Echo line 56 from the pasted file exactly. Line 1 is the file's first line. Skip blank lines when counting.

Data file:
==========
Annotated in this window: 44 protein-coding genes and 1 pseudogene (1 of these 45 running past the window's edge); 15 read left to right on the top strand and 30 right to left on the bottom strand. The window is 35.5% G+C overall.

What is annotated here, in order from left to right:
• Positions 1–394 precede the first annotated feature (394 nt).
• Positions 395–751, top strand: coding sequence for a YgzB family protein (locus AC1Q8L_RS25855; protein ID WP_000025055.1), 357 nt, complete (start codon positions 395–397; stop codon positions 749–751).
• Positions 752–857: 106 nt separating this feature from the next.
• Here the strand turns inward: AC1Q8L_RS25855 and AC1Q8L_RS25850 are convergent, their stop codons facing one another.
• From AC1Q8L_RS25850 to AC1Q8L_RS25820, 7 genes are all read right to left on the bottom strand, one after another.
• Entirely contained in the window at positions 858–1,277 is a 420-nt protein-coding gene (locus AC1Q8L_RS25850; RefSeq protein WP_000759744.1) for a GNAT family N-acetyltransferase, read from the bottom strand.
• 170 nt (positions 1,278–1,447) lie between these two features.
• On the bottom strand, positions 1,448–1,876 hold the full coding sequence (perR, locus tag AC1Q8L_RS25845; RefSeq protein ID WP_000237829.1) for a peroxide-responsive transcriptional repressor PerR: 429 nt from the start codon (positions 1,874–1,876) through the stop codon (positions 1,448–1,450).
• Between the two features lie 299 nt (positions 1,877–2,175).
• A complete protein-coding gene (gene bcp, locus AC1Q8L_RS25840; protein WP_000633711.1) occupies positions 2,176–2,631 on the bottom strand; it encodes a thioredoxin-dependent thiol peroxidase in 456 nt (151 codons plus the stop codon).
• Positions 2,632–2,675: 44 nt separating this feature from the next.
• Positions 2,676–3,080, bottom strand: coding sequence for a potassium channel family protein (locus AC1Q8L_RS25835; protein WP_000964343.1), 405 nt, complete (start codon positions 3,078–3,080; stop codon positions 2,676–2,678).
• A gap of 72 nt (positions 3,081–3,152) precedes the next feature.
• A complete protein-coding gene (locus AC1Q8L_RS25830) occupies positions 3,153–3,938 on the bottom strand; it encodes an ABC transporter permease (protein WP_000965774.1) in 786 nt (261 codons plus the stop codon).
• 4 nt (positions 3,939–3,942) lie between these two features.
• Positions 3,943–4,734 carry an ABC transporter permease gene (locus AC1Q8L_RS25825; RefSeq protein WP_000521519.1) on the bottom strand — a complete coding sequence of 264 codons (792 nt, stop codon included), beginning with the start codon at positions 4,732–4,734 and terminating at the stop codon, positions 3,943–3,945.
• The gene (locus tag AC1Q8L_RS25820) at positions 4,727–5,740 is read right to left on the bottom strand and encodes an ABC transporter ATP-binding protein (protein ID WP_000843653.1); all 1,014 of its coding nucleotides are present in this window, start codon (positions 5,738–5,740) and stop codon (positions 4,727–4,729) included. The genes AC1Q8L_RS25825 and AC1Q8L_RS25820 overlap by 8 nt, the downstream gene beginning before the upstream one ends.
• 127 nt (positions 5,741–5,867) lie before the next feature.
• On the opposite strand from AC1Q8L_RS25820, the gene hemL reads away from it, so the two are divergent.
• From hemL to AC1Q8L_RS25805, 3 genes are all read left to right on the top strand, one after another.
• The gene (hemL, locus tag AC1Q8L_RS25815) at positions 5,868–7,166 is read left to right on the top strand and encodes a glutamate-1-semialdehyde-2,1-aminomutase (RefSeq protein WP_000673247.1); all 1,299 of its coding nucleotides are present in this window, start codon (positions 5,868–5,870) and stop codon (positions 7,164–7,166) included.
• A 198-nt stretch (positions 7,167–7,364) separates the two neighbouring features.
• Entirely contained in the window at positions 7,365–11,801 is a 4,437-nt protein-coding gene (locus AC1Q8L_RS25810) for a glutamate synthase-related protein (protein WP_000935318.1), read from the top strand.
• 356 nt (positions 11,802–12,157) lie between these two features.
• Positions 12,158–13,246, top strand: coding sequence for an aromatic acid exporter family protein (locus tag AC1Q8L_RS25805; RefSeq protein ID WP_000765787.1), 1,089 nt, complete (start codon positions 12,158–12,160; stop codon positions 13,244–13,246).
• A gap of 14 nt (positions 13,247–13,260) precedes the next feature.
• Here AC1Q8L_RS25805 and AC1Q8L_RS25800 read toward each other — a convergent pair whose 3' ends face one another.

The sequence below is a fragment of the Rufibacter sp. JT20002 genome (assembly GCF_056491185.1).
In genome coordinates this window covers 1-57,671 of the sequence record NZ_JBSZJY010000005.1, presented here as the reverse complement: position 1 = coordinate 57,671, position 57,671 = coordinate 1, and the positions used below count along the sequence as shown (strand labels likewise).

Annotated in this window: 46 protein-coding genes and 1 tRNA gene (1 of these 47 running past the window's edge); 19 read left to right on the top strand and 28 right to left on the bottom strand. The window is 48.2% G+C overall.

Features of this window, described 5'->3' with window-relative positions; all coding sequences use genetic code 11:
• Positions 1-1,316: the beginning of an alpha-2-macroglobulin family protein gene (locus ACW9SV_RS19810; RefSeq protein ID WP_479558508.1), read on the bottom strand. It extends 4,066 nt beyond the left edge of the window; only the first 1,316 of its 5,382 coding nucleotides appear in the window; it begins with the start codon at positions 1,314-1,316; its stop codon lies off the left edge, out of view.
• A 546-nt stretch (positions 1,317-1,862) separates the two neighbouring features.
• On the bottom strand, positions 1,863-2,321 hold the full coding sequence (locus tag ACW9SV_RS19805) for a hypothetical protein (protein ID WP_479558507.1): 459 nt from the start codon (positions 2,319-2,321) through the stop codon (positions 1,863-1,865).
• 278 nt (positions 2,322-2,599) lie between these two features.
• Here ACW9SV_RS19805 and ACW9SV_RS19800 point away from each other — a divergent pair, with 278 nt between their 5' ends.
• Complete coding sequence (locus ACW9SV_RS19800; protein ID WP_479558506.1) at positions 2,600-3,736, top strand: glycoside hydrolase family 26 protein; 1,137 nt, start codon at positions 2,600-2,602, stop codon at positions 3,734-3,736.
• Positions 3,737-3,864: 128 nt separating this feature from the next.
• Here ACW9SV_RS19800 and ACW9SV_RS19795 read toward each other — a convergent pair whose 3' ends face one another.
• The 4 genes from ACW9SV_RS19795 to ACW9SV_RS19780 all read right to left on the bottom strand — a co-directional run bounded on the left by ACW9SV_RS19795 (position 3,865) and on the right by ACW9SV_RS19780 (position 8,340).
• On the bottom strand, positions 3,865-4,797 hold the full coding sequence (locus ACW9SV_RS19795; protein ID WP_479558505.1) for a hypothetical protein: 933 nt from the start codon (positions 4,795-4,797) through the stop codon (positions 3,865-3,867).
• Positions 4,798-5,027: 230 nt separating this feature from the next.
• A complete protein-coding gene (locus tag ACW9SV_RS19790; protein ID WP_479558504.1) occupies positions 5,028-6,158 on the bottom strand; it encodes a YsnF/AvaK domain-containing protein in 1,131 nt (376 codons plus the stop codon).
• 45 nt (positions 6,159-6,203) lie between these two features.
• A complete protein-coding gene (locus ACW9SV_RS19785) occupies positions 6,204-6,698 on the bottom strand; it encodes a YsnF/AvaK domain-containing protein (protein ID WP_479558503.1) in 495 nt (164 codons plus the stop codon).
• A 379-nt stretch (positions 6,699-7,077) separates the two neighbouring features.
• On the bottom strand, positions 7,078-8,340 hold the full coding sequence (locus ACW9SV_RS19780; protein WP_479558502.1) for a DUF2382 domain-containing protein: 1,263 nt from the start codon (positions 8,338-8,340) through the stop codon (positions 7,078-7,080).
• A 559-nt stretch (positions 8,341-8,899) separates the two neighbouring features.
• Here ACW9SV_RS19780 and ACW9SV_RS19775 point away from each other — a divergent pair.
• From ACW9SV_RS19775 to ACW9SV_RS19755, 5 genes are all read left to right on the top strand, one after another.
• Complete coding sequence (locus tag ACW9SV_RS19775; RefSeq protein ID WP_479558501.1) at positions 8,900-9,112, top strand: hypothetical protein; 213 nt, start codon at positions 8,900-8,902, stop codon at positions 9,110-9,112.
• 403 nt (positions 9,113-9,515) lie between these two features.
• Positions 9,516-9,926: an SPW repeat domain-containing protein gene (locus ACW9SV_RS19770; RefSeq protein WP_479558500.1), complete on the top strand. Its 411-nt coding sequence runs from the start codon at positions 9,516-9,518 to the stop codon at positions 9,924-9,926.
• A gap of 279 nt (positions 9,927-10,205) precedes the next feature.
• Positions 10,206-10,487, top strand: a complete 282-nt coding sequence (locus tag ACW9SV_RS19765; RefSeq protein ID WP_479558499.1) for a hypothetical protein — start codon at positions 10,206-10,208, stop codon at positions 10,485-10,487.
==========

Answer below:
• A gap of 279 nt (positions 9,927-10,205) precedes the next feature.